3.4. Meta-Analysis or Quantitative Analysis of the Included Articles

Meta-analysis of the nine trials with a total of 692 participants demonstrated that physiotherapy was also better in pain dysmenorrhea than control group (no intervention or placebo) (MD: −1.13, 95% CI: −1.61 to −0.64, I2: 88%) (Figure 3).
Table 5 shows the strength of evidence for physiotherapy treatment compared to control group for young women with primary dysmenorrhea.
The quality of evidence was low, the main limitations were inconsistency (studies showed very different results, control groups were clinically heterogeneous) and risk of bias related to blinding (where researchers or participants knew what treatment they were getting).
The current low-quality evidence suggests that physiotherapy may provide a clinically significant reduction in menstrual pain intensity of around 11 mm on a 100 mm VAS. Given the overall health benefits of physiotherapy and the low risk of side effects reported (0 per 100), women may consider using it, either alone or in conjunction with other therapeutic modalities, to manage menstrual pain.

4. Discussion

This review describes various conservative alternatives for the treatment of PD in light of clinical trials carried out over the last six years. The aim of this systematic review has been to find out the effectiveness of some physiotherapy techniques in the treatment of PD: isometric exercises, massage therapy, yoga, electrotherapy, connective tissue manipulation, stretching, kinesio tape, progressive relaxation exercises and aerobic dance. Meta-analysis has shown benefits of physiotherapy treatment for pain relief compared with no intervention or placebo. Physiotherapy techniques can be considered as potential alternatives to analgesic medication. However, difficulties in controlling for non-specific effects, along with potential for bias, may influence study findings.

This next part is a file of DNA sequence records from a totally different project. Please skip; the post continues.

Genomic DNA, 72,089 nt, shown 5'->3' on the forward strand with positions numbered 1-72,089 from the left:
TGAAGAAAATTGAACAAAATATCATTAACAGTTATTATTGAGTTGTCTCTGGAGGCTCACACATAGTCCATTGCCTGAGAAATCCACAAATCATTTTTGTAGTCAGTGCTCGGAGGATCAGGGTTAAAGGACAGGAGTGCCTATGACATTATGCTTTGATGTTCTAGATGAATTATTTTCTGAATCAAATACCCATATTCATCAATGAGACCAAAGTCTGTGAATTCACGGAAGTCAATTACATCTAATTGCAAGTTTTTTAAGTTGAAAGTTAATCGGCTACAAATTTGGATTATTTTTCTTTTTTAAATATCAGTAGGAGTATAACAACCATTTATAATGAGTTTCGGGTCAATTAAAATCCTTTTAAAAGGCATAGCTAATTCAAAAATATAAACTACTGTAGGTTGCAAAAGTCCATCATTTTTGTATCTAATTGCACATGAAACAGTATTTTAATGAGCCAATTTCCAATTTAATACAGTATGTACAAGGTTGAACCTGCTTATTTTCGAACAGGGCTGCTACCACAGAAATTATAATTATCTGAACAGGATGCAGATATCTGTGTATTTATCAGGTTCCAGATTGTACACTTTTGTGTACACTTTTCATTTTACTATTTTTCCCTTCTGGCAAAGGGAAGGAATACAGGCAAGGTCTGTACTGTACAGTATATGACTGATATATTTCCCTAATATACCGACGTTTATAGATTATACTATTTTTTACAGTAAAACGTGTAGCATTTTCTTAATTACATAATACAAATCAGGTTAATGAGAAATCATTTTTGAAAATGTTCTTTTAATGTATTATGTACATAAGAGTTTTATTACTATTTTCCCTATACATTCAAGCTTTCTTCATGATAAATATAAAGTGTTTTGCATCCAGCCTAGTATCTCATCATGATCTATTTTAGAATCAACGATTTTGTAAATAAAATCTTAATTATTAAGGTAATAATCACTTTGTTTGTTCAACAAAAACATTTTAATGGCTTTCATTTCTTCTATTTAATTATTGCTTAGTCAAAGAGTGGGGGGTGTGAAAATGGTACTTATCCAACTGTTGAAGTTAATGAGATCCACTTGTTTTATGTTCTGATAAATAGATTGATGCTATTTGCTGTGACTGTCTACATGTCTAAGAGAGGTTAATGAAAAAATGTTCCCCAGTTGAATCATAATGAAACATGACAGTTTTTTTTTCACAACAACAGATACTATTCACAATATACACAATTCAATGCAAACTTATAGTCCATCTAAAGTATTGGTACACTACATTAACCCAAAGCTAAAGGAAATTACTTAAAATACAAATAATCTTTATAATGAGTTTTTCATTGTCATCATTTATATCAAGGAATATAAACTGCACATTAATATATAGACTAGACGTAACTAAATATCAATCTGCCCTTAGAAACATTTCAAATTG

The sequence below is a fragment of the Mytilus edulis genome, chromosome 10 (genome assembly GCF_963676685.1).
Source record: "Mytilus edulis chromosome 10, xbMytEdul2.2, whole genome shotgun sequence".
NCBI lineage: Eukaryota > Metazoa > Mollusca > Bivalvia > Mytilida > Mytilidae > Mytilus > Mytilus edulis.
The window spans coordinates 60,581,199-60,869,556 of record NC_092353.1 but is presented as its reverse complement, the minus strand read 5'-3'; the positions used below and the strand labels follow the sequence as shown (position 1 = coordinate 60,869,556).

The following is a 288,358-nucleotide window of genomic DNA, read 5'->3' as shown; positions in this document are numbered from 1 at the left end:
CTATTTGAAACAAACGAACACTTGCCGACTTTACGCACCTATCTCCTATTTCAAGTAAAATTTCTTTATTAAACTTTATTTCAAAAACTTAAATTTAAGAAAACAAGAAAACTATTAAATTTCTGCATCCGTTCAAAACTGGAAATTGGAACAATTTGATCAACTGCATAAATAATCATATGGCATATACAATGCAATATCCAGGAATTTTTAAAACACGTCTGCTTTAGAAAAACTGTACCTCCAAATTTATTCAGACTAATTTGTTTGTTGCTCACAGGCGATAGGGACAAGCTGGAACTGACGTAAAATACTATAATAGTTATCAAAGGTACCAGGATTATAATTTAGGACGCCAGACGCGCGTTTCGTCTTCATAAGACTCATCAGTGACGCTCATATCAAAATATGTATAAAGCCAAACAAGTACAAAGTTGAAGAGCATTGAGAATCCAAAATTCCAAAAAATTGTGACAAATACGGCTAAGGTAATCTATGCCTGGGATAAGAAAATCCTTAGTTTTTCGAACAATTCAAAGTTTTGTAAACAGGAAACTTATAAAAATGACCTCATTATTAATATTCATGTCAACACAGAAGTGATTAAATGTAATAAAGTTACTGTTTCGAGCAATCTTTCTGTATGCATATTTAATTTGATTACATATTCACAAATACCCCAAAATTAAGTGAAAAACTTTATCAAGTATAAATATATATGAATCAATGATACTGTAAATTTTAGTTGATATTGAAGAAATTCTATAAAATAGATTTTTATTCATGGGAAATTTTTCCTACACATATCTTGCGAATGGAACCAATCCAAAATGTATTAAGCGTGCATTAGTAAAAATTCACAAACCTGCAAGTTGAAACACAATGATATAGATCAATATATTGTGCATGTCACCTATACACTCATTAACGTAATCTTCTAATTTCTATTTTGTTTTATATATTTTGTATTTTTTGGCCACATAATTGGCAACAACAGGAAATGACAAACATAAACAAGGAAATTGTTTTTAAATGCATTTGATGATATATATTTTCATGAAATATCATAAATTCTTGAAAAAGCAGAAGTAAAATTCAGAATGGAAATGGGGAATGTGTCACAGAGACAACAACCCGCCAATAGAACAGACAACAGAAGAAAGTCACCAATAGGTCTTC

PD is described in the scientific literature as one of the most frequent dysfunctions in gynecological consultations [44]. It is also cited as one of the most common reasons behind short-term school or work absenteeism among young and adult women [1]. The treatment of PD is mainly aimed toward relieving the pain and other associated symptoms (as back and leg pain, anxiety, stress and other symptoms that affect quality of life [37,39,40,42]. Most women opt for drug treatment to alleviate the symptoms despite its many side effects [10,17,21].
As described by García et al. [3], Kannan and Claydon [20], or Corral-Moreno et al. [45], physiotherapy can be a very effective treatment for PD, offering different alternatives, and with the advantage that it can sometimes be performed autonomously by the patient. There are authors who also recommend treatment through electrotherapy [26,38,41,45], and others who recommend the use of manual therapy [35,39,45], acupressure [28,45,46], Kinesio tape [42,47,48], progressive relaxation exercises [43] or therapeutic exercise [22,24,49,50].
Machado et al. [41], suggested that thermotherapy and TENS can serve as good options of treatment, highlighting in their article the value of thermotherapy for symptom reduction. The electrotherapy modality was already used for the treatment of PD by Vance et al. [51], who, being the pioneers in applying microwave-type diathermy, began to describe its effectiveness and suggested its comparison with TENS. The effectiveness of TENS therapy has also been supported by other authors such as Wang et al. [52], Arik et al. [26], or Tugay et al. [53]. These last mentioned authors compared the use of TENS and interferential currents, concluding that both the treatments are effective in reducing symptoms.